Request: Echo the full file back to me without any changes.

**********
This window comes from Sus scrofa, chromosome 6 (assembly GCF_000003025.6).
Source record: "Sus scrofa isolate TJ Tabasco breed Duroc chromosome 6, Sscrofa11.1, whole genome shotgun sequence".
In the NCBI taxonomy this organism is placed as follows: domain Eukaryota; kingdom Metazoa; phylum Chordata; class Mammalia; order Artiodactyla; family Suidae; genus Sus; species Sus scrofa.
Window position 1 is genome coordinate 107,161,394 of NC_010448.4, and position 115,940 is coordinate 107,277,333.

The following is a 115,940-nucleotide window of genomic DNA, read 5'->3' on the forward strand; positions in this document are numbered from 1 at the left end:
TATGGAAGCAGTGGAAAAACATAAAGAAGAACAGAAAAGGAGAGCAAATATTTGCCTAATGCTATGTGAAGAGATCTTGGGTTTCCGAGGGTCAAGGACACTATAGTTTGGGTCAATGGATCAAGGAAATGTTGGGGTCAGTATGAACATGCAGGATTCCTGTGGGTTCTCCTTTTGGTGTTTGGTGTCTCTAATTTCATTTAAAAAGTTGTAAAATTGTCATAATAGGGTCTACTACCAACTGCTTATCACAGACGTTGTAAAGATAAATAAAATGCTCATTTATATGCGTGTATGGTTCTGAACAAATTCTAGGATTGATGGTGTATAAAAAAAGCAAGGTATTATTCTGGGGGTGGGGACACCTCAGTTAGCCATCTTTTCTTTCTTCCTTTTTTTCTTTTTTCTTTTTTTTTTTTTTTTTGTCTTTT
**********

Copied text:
This window comes from Sus scrofa, chromosome 6 (assembly GCF_000003025.6).
Source record: "Sus scrofa isolate TJ Tabasco breed Duroc chromosome 6, Sscrofa11.1, whole genome shotgun sequence".
In the NCBI taxonomy this organism is placed as follows: domain Eukaryota; kingdom Metazoa; phylum Chordata; class Mammalia; order Artiodactyla; family Suidae; genus Sus; species Sus scrofa.
Window position 1 is genome coordinate 107,161,394 of NC_010448.4, and position 115,940 is coordinate 107,277,333.

The following is a 115,940-nucleotide window of genomic DNA, read 5'->3' on the forward strand; positions in this document are numbered from 1 at the left end:
TATGGAAGCAGTGGAAAAACATAAAGAAGAACAGAAAAGGAGAGCAAATATTTGCCTAATGCTATGTGAAGAGATCTTGGGTTTCCGAGGGTCAAGGACACTATAGTTTGGGTCAATGGATCAAGGAAATGTTGGGGTCAGTATGAACATGCAGGATTCCTGTGGGTTCTCCTTTTGGTGTTTGGTGTCTCTAATTTCATTTAAAAAGTTGTAAAATTGTCATAATAGGGTCTACTACCAACTGCTTATCACAGACGTTGTAAAGATAAATAAAATGCTCATTTATATGCGTGTATGGTTCTGAACAAATTCTAGGATTGATGGTGTATAAAAAAAGCAAGGTATTATTCTGGGGGTGGGGACACCTCAGTTAGCCATCTTTTCTTTCTTCCTTTTTTTCTTTTTTCTTTTTTTTTTTTTTTTTGTCTTTT